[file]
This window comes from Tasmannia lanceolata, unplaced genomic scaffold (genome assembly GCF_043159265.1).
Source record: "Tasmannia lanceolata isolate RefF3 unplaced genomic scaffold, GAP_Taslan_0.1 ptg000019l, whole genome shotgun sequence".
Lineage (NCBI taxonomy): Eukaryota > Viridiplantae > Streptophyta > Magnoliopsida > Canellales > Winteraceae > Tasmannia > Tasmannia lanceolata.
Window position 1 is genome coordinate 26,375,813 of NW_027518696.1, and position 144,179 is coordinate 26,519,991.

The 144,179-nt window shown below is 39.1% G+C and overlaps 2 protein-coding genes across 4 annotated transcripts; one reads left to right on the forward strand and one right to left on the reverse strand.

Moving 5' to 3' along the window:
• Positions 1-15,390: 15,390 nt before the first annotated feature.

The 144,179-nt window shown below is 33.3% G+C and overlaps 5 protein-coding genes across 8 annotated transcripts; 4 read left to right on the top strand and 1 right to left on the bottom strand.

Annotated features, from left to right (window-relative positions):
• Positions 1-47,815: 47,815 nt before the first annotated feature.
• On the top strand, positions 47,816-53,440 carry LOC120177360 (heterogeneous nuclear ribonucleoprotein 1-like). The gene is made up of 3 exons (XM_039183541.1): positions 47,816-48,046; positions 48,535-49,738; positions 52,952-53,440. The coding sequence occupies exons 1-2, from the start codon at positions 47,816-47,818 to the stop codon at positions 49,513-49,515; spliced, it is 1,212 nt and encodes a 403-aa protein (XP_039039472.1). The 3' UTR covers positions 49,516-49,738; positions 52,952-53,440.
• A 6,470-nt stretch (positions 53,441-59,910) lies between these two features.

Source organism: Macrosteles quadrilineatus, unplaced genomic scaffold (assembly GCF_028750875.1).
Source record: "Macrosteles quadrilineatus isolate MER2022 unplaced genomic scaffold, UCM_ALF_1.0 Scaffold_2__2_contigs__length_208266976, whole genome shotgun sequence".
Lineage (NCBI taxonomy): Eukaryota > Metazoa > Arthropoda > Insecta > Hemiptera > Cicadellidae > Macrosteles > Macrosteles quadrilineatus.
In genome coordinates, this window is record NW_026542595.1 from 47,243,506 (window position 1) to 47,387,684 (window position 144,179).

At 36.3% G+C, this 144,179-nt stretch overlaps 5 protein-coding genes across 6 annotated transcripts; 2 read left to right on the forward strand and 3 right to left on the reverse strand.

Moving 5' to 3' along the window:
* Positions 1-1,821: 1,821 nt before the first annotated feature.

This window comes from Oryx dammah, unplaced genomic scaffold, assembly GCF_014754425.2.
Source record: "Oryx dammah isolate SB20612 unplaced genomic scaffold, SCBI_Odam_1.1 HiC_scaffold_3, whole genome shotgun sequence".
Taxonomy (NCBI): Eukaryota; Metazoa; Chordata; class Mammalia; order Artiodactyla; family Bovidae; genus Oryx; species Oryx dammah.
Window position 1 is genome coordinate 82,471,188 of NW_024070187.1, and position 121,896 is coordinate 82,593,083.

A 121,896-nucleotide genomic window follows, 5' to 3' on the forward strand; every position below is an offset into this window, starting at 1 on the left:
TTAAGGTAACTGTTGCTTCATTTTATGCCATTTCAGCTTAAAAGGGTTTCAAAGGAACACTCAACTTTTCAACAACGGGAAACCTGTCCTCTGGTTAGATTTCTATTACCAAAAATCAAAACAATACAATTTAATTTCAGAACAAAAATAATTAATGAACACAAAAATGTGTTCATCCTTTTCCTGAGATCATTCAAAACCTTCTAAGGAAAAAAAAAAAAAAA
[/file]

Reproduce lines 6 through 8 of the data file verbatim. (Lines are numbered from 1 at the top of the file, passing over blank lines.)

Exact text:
Moving 5' to 3' along the window:
• Positions 1-15,390: 15,390 nt before the first annotated feature.

The 144,179-nt window shown below is 33.3% G+C and overlaps 5 protein-coding genes across 8 annotated transcripts; 4 read left to right on the top strand and 1 right to left on the bottom strand.